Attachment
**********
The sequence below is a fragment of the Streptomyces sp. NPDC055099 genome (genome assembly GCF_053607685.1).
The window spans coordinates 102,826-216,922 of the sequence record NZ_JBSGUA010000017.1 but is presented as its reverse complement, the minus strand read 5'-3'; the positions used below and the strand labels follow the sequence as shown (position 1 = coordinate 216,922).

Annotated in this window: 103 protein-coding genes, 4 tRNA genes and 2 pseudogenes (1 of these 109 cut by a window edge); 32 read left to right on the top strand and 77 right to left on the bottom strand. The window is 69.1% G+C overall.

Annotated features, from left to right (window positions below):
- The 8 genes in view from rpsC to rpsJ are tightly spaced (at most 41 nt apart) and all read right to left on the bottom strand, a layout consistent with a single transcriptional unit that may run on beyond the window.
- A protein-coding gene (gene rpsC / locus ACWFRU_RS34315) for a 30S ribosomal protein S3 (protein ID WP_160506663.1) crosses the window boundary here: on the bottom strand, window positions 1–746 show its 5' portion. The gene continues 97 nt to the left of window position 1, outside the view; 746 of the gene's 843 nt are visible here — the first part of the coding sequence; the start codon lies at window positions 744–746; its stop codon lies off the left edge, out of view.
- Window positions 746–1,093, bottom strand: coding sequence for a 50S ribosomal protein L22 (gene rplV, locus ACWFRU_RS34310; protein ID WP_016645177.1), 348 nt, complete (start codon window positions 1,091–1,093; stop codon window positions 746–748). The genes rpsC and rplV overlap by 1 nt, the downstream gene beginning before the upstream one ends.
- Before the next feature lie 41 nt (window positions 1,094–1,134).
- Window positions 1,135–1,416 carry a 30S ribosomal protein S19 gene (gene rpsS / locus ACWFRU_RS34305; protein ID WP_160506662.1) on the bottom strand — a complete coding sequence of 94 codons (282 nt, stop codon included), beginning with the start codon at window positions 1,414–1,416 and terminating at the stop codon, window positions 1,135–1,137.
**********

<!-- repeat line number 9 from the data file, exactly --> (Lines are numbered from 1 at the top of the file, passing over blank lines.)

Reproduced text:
- Window positions 1,135–1,416 carry a 30S ribosomal protein S19 gene (gene rpsS / locus ACWFRU_RS34305; protein ID WP_160506662.1) on the bottom strand — a complete coding sequence of 94 codons (282 nt, stop codon included), beginning with the start codon at window positions 1,414–1,416 and terminating at the stop codon, window positions 1,135–1,137.